We made a blog post recently about a competitor of ours that uses once- or twice-yearly stockings of fathead minnows into ponds with established fish populations as a cornerstone of their management of said ponds. You can see that post under, “Pond Management Tennessee: Beware False Advertising.” This post will focus on the most important question you can ask yourself when it comes to choosing a company to stock your new or renovated pond. That question is simply this: do they have your best interest, or theirs, at heart?
This may seem like an obvious question, but in our experience, it’s far and away the most important thing to consider. The reason is simple: some fish hatcheries and some management companies care more about their bottom line than they do the success of your pond. They’ll sell you fish you don’t need, or in some instances even lead you astray regarding the overall management strategy of your pond, if it improves their profit margin. Once one of these companies has stocked your pond, the damage has been done; so ask them the right questions, and do your research on them to find out what they’re all about before you let them set the course of your prized honeyhole.
First, let’s look at an example from a management company. A couple years ago we did an onsite consultation for a landowner who had a freshly-dug three-acre pond; he was deciding between our company and another management company as to who would stock and manage the pond for him. He told me that his goal was trophy bluegill; then he proceeded to ask if crappie would be okay to stock with the bass and bluegill. When I told him that crappie would ruin the pond and prevent him from reaching his goal, he said that the other management company had told him crappie would be fine to stock and wouldn’t interfere with his goal of big bluegill. I then pointed out that the biologist who had told him that wasn’t even going by his own company’s stated position on crappie, because their website expressly states that crappie shouldn’t be stocked in ponds. He hired us to stock the pond, and within a year of stocking the bluegill as fingerlings he caught a ten-inch bluegill from his pond.
Now for an example from a hatchery that also offers management services. This particular company claims to be pioneers in lake management. If you read our blog post, “Pond Management Tennessee: Beware False Advertising,” you’ll see that not only is this not the case; they’re barely even competent in lake management, just going by the objective sources of multiple state publications on pond management.
It is certainly possible to be less than expert in one’s field in good faith, simply through lack of experience and/or knowledge. They have been in business for several decades, and tout this on their website; they make a point of noting how many lakes and ponds they have stocked (far more than we have, by the way). So why would they regularly give such awful advice to landowners?
Supplemental feeding with pelleted food is widespread practice in the management of private lakes and ponds all across the U.S. I don’t know of a single knowledgeable pond consultant that doesn’t rely heavily on feeding when it comes to growing trophy bluegill and largemouth. Supplemental feeding is far and away the most straightforward way to grow bluegill to two pounds and beyond; but thousands of pond owners across the country who don’t give a whit about bluegill still feed their bluegill supplementally via automatic feeders with expensive, high-protein food. The reason for this is simple: studies have shown that bluegill produce 80% more offspring when fed a fishmeal-based, high-protein food; this translates to 80% more forage for the bass.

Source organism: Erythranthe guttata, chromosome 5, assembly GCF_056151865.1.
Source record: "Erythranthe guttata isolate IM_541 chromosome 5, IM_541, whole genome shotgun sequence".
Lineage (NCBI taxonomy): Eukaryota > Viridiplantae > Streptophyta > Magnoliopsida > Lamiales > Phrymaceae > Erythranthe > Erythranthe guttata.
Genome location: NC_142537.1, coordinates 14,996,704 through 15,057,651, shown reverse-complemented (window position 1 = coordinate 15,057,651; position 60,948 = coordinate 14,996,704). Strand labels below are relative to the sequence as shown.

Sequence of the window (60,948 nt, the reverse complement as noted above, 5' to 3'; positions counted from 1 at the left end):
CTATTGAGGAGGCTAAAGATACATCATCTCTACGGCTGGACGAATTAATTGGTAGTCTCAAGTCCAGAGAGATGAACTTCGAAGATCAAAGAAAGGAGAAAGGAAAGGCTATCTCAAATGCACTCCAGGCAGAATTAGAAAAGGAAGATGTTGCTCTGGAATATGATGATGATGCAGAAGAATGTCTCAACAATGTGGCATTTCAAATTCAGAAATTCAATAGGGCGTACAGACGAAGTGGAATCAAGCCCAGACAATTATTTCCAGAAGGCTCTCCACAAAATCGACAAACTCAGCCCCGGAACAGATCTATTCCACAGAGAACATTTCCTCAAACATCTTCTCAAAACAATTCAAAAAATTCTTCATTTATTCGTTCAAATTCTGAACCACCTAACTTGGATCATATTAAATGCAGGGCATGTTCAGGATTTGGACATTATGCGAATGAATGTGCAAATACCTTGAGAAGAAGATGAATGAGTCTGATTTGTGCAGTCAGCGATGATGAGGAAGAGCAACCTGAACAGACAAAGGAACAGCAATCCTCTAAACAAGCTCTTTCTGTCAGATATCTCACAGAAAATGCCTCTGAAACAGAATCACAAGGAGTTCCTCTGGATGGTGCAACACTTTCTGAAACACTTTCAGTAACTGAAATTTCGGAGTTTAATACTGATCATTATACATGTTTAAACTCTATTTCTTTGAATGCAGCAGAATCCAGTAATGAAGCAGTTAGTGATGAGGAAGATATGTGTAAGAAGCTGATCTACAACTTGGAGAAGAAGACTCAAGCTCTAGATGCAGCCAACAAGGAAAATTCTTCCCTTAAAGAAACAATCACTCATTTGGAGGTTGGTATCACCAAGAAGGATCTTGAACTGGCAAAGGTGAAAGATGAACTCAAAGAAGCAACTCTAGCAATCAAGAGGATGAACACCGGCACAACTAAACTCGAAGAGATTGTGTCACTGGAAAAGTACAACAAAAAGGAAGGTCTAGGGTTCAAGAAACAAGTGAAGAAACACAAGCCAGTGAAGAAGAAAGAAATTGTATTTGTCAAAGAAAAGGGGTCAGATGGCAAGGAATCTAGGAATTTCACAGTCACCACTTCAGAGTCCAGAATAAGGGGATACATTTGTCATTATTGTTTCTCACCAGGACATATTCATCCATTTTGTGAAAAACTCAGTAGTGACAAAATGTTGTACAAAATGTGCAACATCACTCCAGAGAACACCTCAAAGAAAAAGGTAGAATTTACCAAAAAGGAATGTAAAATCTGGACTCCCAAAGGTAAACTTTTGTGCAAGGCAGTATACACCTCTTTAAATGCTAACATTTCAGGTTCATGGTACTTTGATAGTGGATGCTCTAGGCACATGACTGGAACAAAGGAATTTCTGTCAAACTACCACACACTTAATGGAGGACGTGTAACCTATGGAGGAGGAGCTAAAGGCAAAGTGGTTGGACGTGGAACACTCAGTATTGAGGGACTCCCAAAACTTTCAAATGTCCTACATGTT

As we noted in the other blog post about false advertising referenced above, it takes ten pounds of forage to put one pound of weight on a fish. Conversely, it takes under two pounds of a good fishmeal-based food with a protein content of 40% or higher, to put a pound of weight on that same fish. So for every two pounds of high-protein pellet food you feed to the bluegill in your pond, you get a pound of additional forage in the pond. Not only do the bluegill produce more offspring each time they spawn; they also grow much faster to the ideal sizes for good bass growth.
The difference in results from feeding done properly i.e. with high-protein food, and from stocking fathead minnows, is not slight: it’s profound and dramatic. This is why all of the knowledgeable pond consultants working in Tennessee, Alabama, Georgia, Kentucky, and other southern states use feeding rather than minnow stockings as a cornerstone management tool in the ponds they manage.
The large company we’ve alluded to in the other blog post and this one, the company that is stocking fathead minnows every year in their customers’ ponds and lakes, doesn’t even sell an automatic fish feeder on their website. They have dozens of pond products on their e-commerce pages, but no pellet feeder.
Why would a company that touts itself as a pioneer in lake management take this curious approach to managing their customers’ ponds? Perhaps the answer lies in the fact that they have a large fish hatchery at which they raise a lot of fathead minnows, among other species, but they don’t manufacture fish feeders or fish food.
We make a fraction as much on fish food as we do fish sales. But we’d sooner make no profit at all on a job and give that landowner the best fishing he has ever had than we would give someone bad advice just to make a bigger short-term profit. We like to think that, in the end, doing a better job for our customers will build our business in a way that shady companies could never achieve.